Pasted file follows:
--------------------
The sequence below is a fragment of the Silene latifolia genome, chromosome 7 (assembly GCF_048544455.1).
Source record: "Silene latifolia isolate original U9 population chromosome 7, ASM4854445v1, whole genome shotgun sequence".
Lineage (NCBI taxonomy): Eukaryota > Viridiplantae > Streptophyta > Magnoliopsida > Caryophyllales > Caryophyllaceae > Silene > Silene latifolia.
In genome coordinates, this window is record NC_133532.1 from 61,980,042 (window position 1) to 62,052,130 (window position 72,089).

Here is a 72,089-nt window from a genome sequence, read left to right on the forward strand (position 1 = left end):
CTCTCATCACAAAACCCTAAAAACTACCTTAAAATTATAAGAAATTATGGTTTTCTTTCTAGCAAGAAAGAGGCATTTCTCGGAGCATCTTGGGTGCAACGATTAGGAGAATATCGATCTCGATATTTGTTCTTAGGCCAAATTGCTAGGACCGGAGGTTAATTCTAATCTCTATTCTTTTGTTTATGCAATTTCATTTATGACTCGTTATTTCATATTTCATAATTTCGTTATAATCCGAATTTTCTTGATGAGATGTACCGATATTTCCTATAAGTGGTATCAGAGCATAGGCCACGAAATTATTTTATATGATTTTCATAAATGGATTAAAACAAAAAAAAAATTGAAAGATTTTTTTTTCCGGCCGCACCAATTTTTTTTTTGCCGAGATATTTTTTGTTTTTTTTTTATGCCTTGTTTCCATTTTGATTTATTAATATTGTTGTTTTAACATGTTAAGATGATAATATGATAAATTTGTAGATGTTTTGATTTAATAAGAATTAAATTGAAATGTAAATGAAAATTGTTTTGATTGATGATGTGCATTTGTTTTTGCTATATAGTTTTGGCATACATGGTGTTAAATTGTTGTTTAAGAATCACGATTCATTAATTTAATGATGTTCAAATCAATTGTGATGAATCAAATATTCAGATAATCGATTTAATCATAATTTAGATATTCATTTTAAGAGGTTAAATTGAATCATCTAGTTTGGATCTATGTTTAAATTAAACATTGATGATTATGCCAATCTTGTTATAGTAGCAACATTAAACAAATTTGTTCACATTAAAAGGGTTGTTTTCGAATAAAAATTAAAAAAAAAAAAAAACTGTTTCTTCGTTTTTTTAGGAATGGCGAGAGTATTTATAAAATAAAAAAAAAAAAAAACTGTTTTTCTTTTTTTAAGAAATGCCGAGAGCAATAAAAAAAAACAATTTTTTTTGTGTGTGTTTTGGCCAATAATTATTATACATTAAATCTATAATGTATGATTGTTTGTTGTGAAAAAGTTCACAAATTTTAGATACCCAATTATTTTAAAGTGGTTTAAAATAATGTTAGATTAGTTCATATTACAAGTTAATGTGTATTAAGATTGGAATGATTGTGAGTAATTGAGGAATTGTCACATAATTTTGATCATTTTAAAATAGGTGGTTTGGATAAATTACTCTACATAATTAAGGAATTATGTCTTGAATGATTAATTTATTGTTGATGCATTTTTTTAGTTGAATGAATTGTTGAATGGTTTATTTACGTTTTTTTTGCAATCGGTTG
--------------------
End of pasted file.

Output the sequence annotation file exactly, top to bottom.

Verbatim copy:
The sequence below is a fragment of the Silene latifolia genome, chromosome 7 (assembly GCF_048544455.1).
Source record: "Silene latifolia isolate original U9 population chromosome 7, ASM4854445v1, whole genome shotgun sequence".
Lineage (NCBI taxonomy): Eukaryota > Viridiplantae > Streptophyta > Magnoliopsida > Caryophyllales > Caryophyllaceae > Silene > Silene latifolia.
In genome coordinates, this window is record NC_133532.1 from 61,980,042 (window position 1) to 62,052,130 (window position 72,089).

Here is a 72,089-nt window from a genome sequence, read left to right on the forward strand (position 1 = left end):
CTCTCATCACAAAACCCTAAAAACTACCTTAAAATTATAAGAAATTATGGTTTTCTTTCTAGCAAGAAAGAGGCATTTCTCGGAGCATCTTGGGTGCAACGATTAGGAGAATATCGATCTCGATATTTGTTCTTAGGCCAAATTGCTAGGACCGGAGGTTAATTCTAATCTCTATTCTTTTGTTTATGCAATTTCATTTATGACTCGTTATTTCATATTTCATAATTTCGTTATAATCCGAATTTTCTTGATGAGATGTACCGATATTTCCTATAAGTGGTATCAGAGCATAGGCCACGAAATTATTTTATATGATTTTCATAAATGGATTAAAACAAAAAAAAAATTGAAAGATTTTTTTTTCCGGCCGCACCAATTTTTTTTTTGCCGAGATATTTTTTGTTTTTTTTTTATGCCTTGTTTCCATTTTGATTTATTAATATTGTTGTTTTAACATGTTAAGATGATAATATGATAAATTTGTAGATGTTTTGATTTAATAAGAATTAAATTGAAATGTAAATGAAAATTGTTTTGATTGATGATGTGCATTTGTTTTTGCTATATAGTTTTGGCATACATGGTGTTAAATTGTTGTTTAAGAATCACGATTCATTAATTTAATGATGTTCAAATCAATTGTGATGAATCAAATATTCAGATAATCGATTTAATCATAATTTAGATATTCATTTTAAGAGGTTAAATTGAATCATCTAGTTTGGATCTATGTTTAAATTAAACATTGATGATTATGCCAATCTTGTTATAGTAGCAACATTAAACAAATTTGTTCACATTAAAAGGGTTGTTTTCGAATAAAAATTAAAAAAAAAAAAAAACTGTTTCTTCGTTTTTTTAGGAATGGCGAGAGTATTTATAAAATAAAAAAAAAAAAAAACTGTTTTTCTTTTTTTAAGAAATGCCGAGAGCAATAAAAAAAAACAATTTTTTTTGTGTGTGTTTTGGCCAATAATTATTATACATTAAATCTATAATGTATGATTGTTTGTTGTGAAAAAGTTCACAAATTTTAGATACCCAATTATTTTAAAGTGGTTTAAAATAATGTTAGATTAGTTCATATTACAAGTTAATGTGTATTAAGATTGGAATGATTGTGAGTAATTGAGGAATTGTCACATAATTTTGATCATTTTAAAATAGGTGGTTTGGATAAATTACTCTACATAATTAAGGAATTATGTCTTGAATGATTAATTTATTGTTGATGCATTTTTTTAGTTGAATGAATTGTTGAATGGTTTATTTACGTTTTTTTTGCAATCGGTTG